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The Cappadocia region of Turkey has become famous for strange looking rock formations. Yet Cappadocia is more than a quirk of geology, it plays an important cultural role in the early spread of Christianity. And any visit to Cappadocia involves a visit to the Goreme Open Air Museum.
Goreme lies in Central Turkey, downwind from the Mount Erciyes volcano. After the last massive eruption, hardened lava rock was left on the surface, with soft ashen rock below. Over the centuries, the ashen rock was eroded leaving strange rock formations. Locals call these fairy chimneys.
However, the soft ashen rock proved to be a godsend to the people of the region. It is easy to carve out caves from the ash rock. And that’s exactly what the people did: carving cave complexes that serve was homes, churches and now hotels. The churches that survive from this Byzantine period are some of the most unique in the world. And you find them at the Goreme Open Air Museum.
The Goreme Open Air Museum is a large collection of cave dwellings and early Christian churches in a shallow valley from the monastic period in the Christian tradition. Early Christians decorated their churches only in crosses, but did not include images of people. The churches at the Goreme Open Air Museum document this transition from strictly symbolic decorations to more literal imagery. Because of its importance to early Christians, Goreme, Turkey is recognized as a UNESCO World Heritage Site.
The highlight for me was the Dark Church with its stunningly restored frescos. I was able to be alone there for nearly 15 minutes before other tourists arrived. It is an impressive place to ponder.
After exploring the cave dwellings of the Goreme Open Air Museum, we recommend heading to Pasabag, or the Valley of the Monks. Nestled at the base of the mountain looking out across the plain in the direction of the town of Avanos, these are the mythic fairy chimneys of the postcards. If you see a picture of Cappadocia, it’s probably Pasabag. With giant mushroom heads, these fairy chimneys invite the obvious phallic comparisons, but if you can get past that, they are extremely picturesque.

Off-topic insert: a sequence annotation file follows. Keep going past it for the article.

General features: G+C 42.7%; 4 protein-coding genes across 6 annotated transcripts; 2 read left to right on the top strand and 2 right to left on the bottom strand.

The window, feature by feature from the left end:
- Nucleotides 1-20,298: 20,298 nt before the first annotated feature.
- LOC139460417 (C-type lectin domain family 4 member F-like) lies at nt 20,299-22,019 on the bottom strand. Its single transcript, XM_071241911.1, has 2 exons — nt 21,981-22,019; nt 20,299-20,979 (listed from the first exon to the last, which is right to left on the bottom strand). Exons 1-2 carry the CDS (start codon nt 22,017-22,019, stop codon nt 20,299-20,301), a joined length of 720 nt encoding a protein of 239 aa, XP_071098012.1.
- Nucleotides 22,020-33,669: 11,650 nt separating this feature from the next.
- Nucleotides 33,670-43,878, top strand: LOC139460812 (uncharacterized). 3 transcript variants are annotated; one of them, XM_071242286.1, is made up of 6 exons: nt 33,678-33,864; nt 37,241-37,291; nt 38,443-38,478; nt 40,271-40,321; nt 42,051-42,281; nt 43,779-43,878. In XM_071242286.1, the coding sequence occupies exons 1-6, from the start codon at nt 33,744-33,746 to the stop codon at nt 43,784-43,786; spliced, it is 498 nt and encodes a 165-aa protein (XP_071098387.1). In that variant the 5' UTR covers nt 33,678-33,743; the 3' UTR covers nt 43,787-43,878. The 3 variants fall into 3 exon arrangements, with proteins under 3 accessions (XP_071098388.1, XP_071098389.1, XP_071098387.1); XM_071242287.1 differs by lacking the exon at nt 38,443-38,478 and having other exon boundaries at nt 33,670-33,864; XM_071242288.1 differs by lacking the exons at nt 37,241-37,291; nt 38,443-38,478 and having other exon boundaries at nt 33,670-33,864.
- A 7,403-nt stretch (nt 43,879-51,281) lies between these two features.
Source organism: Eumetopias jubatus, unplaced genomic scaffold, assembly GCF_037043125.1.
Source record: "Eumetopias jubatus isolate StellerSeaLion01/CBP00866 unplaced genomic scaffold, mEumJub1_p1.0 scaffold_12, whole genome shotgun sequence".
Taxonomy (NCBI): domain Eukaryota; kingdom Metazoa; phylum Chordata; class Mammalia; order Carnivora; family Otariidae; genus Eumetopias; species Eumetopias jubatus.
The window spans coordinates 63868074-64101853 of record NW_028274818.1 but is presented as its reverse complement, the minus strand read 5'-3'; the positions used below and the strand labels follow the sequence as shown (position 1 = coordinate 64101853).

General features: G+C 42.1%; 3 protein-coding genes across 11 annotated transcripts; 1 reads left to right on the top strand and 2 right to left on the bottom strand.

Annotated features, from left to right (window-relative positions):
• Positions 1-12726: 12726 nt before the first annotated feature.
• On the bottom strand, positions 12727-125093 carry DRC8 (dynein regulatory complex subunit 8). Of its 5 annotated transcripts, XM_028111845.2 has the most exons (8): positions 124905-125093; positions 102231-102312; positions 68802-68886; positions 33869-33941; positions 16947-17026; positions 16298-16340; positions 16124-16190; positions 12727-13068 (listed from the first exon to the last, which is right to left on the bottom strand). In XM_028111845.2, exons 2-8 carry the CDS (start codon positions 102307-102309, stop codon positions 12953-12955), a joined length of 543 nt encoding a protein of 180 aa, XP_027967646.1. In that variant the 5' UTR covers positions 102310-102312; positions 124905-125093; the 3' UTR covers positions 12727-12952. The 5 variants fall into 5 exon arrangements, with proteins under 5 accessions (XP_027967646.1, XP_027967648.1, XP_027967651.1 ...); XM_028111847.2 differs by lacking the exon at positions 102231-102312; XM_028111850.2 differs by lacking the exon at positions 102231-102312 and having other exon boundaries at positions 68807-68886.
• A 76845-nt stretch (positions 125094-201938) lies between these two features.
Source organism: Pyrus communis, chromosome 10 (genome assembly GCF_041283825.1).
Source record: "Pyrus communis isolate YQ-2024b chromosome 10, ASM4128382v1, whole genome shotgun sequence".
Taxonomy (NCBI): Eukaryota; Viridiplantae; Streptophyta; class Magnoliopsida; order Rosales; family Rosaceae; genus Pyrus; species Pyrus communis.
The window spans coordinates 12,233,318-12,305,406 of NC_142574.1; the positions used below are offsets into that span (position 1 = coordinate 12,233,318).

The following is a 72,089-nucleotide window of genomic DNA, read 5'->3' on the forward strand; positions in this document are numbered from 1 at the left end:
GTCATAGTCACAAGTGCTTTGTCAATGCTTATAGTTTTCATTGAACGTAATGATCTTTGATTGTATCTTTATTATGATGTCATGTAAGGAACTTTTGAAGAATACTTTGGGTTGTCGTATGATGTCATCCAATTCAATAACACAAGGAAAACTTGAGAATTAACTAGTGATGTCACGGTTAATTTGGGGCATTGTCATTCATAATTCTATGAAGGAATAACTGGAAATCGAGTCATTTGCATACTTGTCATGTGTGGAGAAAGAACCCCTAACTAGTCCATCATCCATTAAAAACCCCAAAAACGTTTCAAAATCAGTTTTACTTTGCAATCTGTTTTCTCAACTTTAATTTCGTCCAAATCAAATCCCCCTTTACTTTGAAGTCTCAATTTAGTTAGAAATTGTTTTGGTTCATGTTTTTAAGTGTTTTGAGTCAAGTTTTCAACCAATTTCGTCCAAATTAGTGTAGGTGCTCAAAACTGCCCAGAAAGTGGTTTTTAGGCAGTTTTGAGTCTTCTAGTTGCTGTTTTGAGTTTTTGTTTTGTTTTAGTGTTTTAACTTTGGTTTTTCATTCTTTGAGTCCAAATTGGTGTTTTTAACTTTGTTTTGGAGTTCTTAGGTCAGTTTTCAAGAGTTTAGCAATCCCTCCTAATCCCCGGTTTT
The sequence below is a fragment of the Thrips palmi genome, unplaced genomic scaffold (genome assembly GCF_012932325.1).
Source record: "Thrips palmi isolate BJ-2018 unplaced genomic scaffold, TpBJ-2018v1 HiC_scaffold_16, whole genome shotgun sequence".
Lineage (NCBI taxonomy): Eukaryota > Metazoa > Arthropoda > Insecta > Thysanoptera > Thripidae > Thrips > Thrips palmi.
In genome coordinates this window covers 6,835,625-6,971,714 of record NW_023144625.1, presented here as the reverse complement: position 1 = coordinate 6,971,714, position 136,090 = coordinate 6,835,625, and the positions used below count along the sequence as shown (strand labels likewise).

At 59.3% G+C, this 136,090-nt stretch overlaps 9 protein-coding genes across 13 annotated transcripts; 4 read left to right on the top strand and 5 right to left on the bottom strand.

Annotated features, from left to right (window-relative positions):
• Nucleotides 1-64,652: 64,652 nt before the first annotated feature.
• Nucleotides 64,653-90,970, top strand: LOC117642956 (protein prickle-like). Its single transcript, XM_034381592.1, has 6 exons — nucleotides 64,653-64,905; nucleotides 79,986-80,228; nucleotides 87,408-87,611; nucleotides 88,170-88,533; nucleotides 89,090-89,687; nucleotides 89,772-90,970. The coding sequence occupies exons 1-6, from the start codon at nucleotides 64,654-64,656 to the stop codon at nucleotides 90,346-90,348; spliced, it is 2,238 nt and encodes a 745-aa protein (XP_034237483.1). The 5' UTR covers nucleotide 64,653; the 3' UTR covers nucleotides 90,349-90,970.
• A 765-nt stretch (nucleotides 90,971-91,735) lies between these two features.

The final stop on any visit to Cappadocia is the Zelve Open Air Museum. This valley stretches up the valley and the hike can be quite steep at times. The community of Zelve is more built up than Pasabag, but from a later period than Goreme. Zelve tells the story of the people of Cappadocia continued to adapt to their surroundings. The Zelve valley was inhabited until 1952 and it is amazing to think that people lived in these small cave dwellings.
The town of Goreme makes a great base for exploring Cappadocia, Turkey. The small town is tourism central and you can find vendors selling excursions, lots of restaurants and many hotels. If you are going to spend any length of time in Cappadocia, Goreme is more centrally located than Urgup and Avanos. Cappadocia can take a bit of effort to visit from the capital, but is completely worth it. And the Goreme Open Air Museum is the highlight of any visit to Cappadocia.
Cappadocia, Turkey Visiting Information
Goreme Open Air Museum
Located on Museum Road outside of the town center of Goreme. Hours are from April to October 8:00am-7:00pm and from November to March from 8:00am-5:00pm. Be sure to allow at least 2-3 hours for your visit. Admission is lira 20; the Dark Church requires a supplemental ticket of lira 8; parking is lira 6). There is a small café on site for any snacks or a light lunch.
Located on the road to Zelve (east of the main Goreme-Avanos roadway). The site is generally open during daylight hours. We read in guidebooks and heard from other travelers that there is supposed to a lire 8 fee for parking, but we couldn’t find anyone to pay and just walked right in. The roadway is lined with numerous concession stands selling all manner of Turkish food and also cheap souvenirs.
Zelve Open Air Museum
Take the Zelve road and follow the signs (it is well marked). The Zelve site is supposed to keep the same hours as the one in Goreme (April to October 8:00am-7:00pm and from November to March from 8:00am-5:00pm), however, some visitors have reported finding the site closes early. Admission is lira 10, plus another lira 2 for parking. There is a small café near the parking lot.
If you’re looking for other things to do in Cappadocia, be sure to take in a hot air balloon ride!